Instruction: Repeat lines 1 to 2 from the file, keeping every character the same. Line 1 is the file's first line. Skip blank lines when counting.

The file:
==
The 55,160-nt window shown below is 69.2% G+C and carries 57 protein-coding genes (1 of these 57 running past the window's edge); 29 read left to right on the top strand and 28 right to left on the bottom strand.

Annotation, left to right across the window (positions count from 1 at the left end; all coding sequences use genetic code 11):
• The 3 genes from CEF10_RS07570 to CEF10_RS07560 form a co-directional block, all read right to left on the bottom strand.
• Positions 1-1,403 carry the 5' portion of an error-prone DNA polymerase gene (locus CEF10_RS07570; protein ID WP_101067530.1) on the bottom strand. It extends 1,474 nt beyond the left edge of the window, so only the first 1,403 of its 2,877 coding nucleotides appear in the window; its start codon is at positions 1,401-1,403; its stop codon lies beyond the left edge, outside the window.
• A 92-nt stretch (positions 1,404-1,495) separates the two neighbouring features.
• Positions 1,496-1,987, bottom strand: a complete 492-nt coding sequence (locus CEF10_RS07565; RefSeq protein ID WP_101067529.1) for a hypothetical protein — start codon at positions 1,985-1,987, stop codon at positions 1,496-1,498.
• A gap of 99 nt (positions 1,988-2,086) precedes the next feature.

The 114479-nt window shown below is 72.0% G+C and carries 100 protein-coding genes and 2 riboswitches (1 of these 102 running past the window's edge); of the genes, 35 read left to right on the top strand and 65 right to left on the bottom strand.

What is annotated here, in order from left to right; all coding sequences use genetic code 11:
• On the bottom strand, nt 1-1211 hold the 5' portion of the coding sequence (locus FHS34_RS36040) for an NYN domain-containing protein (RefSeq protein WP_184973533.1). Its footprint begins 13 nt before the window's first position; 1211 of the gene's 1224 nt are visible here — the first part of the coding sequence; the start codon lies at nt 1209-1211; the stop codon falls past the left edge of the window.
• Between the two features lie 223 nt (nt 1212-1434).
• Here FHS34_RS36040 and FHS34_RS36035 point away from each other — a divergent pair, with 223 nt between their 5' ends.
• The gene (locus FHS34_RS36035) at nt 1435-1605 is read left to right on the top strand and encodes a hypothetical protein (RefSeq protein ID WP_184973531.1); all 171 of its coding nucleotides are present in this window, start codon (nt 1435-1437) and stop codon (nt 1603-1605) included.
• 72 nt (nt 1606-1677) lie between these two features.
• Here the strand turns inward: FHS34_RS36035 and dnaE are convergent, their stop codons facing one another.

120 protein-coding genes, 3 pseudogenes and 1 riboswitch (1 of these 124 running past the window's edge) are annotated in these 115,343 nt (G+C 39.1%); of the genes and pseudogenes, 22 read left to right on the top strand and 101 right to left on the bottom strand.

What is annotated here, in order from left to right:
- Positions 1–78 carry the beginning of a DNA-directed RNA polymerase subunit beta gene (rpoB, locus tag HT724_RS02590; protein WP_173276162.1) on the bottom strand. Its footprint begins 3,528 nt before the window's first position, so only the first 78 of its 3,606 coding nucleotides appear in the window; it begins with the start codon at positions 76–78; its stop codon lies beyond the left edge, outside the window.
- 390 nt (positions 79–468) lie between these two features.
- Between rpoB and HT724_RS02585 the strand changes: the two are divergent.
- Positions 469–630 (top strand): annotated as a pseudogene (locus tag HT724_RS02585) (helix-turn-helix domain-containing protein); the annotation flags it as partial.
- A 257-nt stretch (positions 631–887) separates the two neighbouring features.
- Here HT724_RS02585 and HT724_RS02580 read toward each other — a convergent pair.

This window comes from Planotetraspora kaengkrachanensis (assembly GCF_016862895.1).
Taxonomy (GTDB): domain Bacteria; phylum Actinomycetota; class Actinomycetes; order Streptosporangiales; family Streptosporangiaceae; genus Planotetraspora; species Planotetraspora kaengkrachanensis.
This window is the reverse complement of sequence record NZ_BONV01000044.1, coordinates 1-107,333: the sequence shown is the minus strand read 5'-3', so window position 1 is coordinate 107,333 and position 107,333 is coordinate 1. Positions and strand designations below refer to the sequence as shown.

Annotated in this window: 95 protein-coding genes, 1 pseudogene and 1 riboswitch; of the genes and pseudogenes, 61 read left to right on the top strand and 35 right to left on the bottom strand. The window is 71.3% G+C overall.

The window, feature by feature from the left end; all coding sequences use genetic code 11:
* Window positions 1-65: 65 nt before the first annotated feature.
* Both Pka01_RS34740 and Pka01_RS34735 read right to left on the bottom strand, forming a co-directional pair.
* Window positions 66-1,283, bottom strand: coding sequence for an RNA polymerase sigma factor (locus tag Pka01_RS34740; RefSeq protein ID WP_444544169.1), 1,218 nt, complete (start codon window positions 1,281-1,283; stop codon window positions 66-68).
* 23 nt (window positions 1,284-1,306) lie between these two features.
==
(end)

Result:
The 55,160-nt window shown below is 69.2% G+C and carries 57 protein-coding genes (1 of these 57 running past the window's edge); 29 read left to right on the top strand and 28 right to left on the bottom strand.

Annotation, left to right across the window (positions count from 1 at the left end; all coding sequences use genetic code 11):